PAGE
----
Guavaberry Liqueur Deserves a Spot On Your Bar Cart

Whether you're swapping out white rum in a daiquiri or using it in a holiday tart, Guavaberry liqueur imparts a taste of St. Martin tradition.

Guavaberry liqueur

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Centuries ago, a holiday liqueur was crafted in homes across St. Martin/Sint Maarten (SXM) from the fruit of indigenous guavaberry trees, a close cousin to eucalyptus and clove. Families mixed rum, cane sugar, guavaberries (which taste nothing like guava), and other secret ingredients to create the island’s signature drink served at Christmastime. 

At weddings around the island year-round, bits of cake and a sip of guavaberry liqueur are given to guests in thanks. Restaurants and bars on the Dutch and French sides serve drinks like Guavaberry Coladas, honoring their national spirit, year-round. For an intimate tasting experience, visitors head to La Part des Anges in Grand Case, a rum bar adjoining Le Pressoir that offers a cozy setting in which to sample a variety of Caribbean rums, including, of course, locally-produced Guavaberry.

My first sip of guavaberry was in 2015. Then Hurricane Irma devastated the island in 2017, making a return trip impossible. In 2020 the pandemic shut down travel and I was diagnosed with breast cancer. When I finished treatments in March 2022, a trip to the “Friendly Isle” topped my list. I wanted to see the island’s recovery while letting my body heal from daily treatments. I wanted a sip of that beverage that reminded me of happy times.

Guavaberry liqueur

Carrie Honaker

Visitors can enjoy the spirit (traditionally mixed in glass demijohns, a teardrop-shaped bottle)  at the Guavaberry Colombier Tradition, while learning about its history, and sampling specialty flavors crafted by the hands of the Maccow family, who founded the distillery and maintain the generational recipe. 

On a recent trip, Louis Maccow ushered me into a room filled with glass containers holding varying shades of purple liquid brimming with blueberry-looking fruit. Maccow grew up watching his parents make Guavaberry liqueur, and now he and his wife, Luz Maria, (with the occasional help of nieces and nephews), continue the family tradition.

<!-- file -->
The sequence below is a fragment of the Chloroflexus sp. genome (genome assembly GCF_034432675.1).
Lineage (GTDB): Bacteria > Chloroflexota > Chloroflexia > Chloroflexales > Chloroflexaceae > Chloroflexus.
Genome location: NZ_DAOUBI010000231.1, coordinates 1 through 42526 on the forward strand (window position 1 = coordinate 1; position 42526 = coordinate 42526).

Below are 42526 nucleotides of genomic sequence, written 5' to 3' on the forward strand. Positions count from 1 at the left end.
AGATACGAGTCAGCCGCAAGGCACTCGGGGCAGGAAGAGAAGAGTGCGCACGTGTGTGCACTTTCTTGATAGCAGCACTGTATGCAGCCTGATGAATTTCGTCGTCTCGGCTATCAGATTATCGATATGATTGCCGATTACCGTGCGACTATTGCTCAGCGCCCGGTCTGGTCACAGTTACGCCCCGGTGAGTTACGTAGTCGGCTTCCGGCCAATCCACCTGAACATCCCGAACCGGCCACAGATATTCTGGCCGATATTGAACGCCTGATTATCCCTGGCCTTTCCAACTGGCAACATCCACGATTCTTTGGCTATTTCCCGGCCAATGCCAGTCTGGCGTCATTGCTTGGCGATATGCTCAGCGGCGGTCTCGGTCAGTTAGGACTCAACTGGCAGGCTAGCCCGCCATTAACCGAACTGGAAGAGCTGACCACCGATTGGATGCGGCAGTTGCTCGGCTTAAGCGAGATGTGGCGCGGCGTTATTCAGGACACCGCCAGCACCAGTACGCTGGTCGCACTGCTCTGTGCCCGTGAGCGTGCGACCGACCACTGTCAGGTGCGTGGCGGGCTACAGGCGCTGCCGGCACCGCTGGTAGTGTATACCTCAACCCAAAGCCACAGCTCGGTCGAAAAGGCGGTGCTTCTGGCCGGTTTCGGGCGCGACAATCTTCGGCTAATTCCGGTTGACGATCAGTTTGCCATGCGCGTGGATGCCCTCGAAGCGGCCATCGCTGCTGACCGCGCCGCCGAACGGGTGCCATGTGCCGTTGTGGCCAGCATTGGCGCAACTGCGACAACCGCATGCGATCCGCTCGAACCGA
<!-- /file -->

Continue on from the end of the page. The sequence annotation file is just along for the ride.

He pulled one of the jars down from a shelf to show me today’s date on the seal, explaining that guavaberry mash spends one year fermenting before it’s ready for bottling. The bottles are hand-painted and filled with the spirit as well as a handful of the fruit before sealing and covering with a bit of colorful fabric. He would not give up the recipe; he winked as he told me it passes from one generation to the next, within the family.

As we filtered the jar in preparation to bottle, he described the fleeting span of the fruiting season. To keep the production on track, he freezes batches of guavaberries at harvest, ensuring he can produce the liqueur, as well as his signature jam, year-round to supply his storefront, a Creole hut in Marigot, and his tasting room in Colombier.

In the tasting room, I tried all the variations. The traditional liqueur crafted with the midnight purple fruit tasted like the holidays with notes of pine, berry, and a spicy backheat. The three-year cask-aged version has a much more concentrated texture that feels hot on the taste buds. The lighter liqueur, made from yellow-orange guavaberries, presented a much sweeter nose layered with an anise flavor.

As we headed to the grove of trees, Maccow explained most guavaberry grow in Colombier, though you can find a few sprouting around the island. Different families have farms, and you need a connection to the farmer to acquire some of the harvest for personal use. From seedling to reaping can take ten years.

Like Maccow, Paul Peterson, three-time winner of Taste of the Caribbean, and dubbed a Top 5 Best Bartender in the World at the Angostura Global Cocktail Challenge held annually in Trinidad, grew up watching his family make the spirit. 

“Guavaberry embodies the rich island traditions steeped through many generations,” he explained.“From growing the berries and harvesting, to the very personal way each maker enhances the infusion with their own choice of spices — Guavaberry is a true labor of love. Every time I crack open a bottle, I am transported back to childhood, and my grandmother's batches tucked safely away under the kitchen sink in preparation for the next year,” he said. 

Whether sipping it neat with friends around the holidays, replacing the typical white rum found in coladas and daiquiris, or using it in a holiday tart, Guavaberry liqueur imparts a taste of SXM culture and heritage.

Guavaberry liqueur

Carrie Honaker

“I’m working on a guavaberry infusion in high-proof spirit to make bitters for a twist on an old-fashioned,” Peterson said. His wife, Culinary Institute of America-trained chef Kristin Joseph, uses the guavaberry for gastriques, barbecue sauces, and even sorbets topped with flambé fruit for guests at the Flavor Academy, their Sint Maarten cooking school and private dinner club.

However, it’s when the weather chills slightly, holiday lights brighten the streets and markets, and harvest season sets in that guavaberry shines. The island tradition is to have it on hand at Christmas when carolers circle neighborhoods, stopping at houses to sing the “Guavaberry Song'' in hopes the homeowner will share a sip of the national spirit.

For many, this spirit links the past and future of Sint Maarten/St. Martin, as well as providing a symbolic bridge between the two territories separating the island. 

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